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Emotions prickle, limits tested in ‘Innocent Thing’

Love and lust clash in latest by veteran director Kim Tae-gyun

Apr 04,2014
Jang Hyuk and Cho Bo-ah explore not just the dynamics of forbidden love, but the distinction between love and obsession in ”Innocent Thing.” Provided by Invent Stone
With a title like “Gasi” (which means thorn in Korean) and three formulaic leads - the seducer, the seduced and the faithful wife with a baby on the way - director Kim Tae-gyun’s latest film “Innocent Thing” practically writes itself.

The promotional poster of a schoolgirl with a come-hither stare as she sucks on a straw sends a clear message about the premise of the film. But for Kim, there was something else he wanted to explore rather than the dynamics of a student-teacher relationship gone wrong.

“I wanted to ask the question, is this love or is it merely an affair?” said Kim at a press screening on Wednesday.

Jang Hyuk, the male lead better known for his action roles, gets to keep his clothes on - for the most part - as he taps into some serious emotions as a conflicted man.

The 37-year-old plays Joon-gi, a physical eduction teacher and father-to-be who toys with the notion of taking things further with one of his middle school students.

The faithful trophy wife Seo-yeon is played by Sunwoo Sun, while the young temptress, Young-eun, is played by newbie Cho Bo-ah.

Despite the titillating promo materials, the trysts are kept to a minimum, (although they are heated) and instead the film focuses more on awkward situations where the three characters try and test each other’s limits.

Kim first encountered the screenplay seven years ago at a competition, and he was won over right away, captivated by the blurred lines between love and obsession.

Since then, he has worked on it between his other film and TV endeavors, trying to answer that question. But with the film done and dusted, the filmmaker admits that he’s not any nearer to an answer.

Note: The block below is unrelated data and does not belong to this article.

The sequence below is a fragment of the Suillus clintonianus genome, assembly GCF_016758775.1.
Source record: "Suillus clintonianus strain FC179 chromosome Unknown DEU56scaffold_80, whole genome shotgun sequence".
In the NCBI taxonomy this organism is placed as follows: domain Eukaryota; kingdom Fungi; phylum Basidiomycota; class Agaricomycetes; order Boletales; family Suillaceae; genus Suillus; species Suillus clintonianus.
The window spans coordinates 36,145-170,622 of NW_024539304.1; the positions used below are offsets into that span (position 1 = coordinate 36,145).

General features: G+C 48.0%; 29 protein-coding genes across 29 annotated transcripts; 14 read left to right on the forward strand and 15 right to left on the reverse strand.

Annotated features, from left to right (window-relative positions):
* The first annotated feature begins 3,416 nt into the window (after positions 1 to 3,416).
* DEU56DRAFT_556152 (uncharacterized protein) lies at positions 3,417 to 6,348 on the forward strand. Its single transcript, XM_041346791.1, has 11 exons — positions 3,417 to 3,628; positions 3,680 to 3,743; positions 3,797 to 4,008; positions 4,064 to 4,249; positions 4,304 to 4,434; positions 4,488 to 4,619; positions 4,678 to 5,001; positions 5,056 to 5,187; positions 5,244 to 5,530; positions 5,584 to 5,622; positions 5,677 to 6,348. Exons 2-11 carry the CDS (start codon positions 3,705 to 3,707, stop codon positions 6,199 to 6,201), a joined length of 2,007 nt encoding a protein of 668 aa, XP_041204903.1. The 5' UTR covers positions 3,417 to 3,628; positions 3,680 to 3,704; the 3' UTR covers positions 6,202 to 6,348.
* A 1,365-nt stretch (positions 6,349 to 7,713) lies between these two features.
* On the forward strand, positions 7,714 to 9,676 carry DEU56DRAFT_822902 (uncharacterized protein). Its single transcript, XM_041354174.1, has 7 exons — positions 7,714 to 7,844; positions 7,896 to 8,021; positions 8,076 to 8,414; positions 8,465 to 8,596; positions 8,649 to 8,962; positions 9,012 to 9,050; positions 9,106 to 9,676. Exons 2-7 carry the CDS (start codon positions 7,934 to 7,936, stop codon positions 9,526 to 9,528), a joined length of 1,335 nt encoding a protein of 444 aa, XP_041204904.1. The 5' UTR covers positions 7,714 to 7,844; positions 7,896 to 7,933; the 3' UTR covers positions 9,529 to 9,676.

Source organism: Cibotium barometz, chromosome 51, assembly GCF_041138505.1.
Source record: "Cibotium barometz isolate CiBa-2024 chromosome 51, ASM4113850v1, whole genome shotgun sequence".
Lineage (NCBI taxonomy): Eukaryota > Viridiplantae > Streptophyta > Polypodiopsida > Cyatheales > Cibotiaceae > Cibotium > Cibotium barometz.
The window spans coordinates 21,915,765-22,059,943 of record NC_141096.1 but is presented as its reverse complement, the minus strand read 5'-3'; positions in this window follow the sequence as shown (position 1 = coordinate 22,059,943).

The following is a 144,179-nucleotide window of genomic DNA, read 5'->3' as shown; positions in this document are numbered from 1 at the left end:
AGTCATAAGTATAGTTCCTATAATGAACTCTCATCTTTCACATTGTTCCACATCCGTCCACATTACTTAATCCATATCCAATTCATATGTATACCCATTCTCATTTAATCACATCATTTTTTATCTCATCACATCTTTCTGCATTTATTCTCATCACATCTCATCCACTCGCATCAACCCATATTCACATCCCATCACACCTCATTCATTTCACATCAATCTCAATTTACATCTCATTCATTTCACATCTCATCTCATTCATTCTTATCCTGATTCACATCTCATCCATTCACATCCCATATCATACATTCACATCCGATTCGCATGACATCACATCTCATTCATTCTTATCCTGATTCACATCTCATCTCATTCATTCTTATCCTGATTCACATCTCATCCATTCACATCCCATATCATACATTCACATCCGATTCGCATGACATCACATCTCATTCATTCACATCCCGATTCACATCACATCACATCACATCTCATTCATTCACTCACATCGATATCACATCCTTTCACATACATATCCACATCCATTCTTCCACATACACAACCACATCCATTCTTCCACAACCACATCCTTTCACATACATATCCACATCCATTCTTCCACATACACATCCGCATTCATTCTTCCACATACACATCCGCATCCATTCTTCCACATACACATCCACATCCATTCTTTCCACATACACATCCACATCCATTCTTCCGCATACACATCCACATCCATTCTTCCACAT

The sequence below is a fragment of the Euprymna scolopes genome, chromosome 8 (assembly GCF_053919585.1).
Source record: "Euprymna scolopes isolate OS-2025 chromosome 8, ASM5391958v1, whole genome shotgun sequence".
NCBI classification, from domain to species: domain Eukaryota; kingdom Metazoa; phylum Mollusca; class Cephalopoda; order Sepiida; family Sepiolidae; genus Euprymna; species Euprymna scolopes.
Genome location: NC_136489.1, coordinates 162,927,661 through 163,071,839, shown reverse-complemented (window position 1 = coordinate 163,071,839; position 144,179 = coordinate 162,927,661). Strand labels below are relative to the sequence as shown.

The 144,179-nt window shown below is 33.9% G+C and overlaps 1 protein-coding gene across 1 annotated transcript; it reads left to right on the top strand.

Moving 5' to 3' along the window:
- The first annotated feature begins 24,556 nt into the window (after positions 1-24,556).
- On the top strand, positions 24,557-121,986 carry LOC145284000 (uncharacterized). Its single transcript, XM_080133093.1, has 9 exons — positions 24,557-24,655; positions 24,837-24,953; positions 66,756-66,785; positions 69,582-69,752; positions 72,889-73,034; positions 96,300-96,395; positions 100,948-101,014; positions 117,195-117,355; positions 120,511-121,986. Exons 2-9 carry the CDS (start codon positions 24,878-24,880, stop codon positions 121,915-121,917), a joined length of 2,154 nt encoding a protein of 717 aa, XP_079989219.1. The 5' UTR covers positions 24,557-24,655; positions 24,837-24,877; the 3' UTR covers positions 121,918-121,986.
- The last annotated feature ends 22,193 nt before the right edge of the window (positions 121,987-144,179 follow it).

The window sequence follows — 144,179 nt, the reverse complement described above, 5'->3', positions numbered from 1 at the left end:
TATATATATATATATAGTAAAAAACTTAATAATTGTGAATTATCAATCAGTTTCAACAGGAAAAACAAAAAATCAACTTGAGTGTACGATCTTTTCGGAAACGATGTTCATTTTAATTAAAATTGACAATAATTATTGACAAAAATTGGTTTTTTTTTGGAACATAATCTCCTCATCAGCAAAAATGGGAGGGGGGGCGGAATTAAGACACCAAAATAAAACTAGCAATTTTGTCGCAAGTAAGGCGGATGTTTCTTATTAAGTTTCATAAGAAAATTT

“After working on this movie I found myself asking, ‘Do I know what love is? Have I truly loved?’ And I also pondered whether most of us live in captivity because of love.”

His musings are clear to see in the film that he calls “an experiment” due to its eclectic mix of suspense, horror, melodrama and romance.

“I don’t know if I succeeded in my endeavor,” said Kim, who said his use of cinematography and camera techniques may confuse some, but nonetheless are essential in delivering the “feeling of being trapped.”

“I imagined that it’d be hard to relate to or emphasize with the characters,” said Kim, “because all three characters are extreme in one way or another.”

As he had time on his side, Kim has got his characters figured out, at least in his mind.

“I wanted the audience to not really get her [Young-eun], because that’s how suspense and fear is formed,” said Kim, saying he wanted the schoolgirl to embody both innocence and pure sex appeal.

To cast the right girl, Kim sifted through some 250 hopefuls before he chose Cho, a 23-year-old TV actress who had never tried the big screen before.

“She’s pretty, of course. But when you talk to her you get the feeling that she lacks something,” said Kim, noting that was how he also viewed Young-eun.

Cho, for her part, said that she found it difficult to relate to her character. “But I remember feeling pity toward her,” said Cho.

While puppy love gone wrong is frightening enough for most, Kim said there was someone else who sent chills down his spine.

“I think maybe Seo-yeon is the scariest of them all,” he said. “I’m not saying that she’s bad, but the way she loves someone is very much about keeping things contained.”

The man in the middle, Joon-gi, is, in Kim’s words, “a man who is tempted when a feeling he thought he wasn’t capable of feeling resurfaces.”

“Of course everyone can relate to getting the butterflies at some point,” said Jang, although he added that he personally couldn’t relate to a man tempted by a teenager.

“I’m not sure what the focal point of the movie is,” said Jang, confessing that he didn’t necessarily see eye-to-eye with the director’s take on the film.

“I know the characters can feel farfetched, but once you enjoy them for who they are, I think the movie will have a lot to offer. If you start off rooting for one character, you may be disappointed.”

“Innocent Thing” opens in Korea on April 10.

By CARLA SUNWOO [carlasunwoo@joongang.co.kr]






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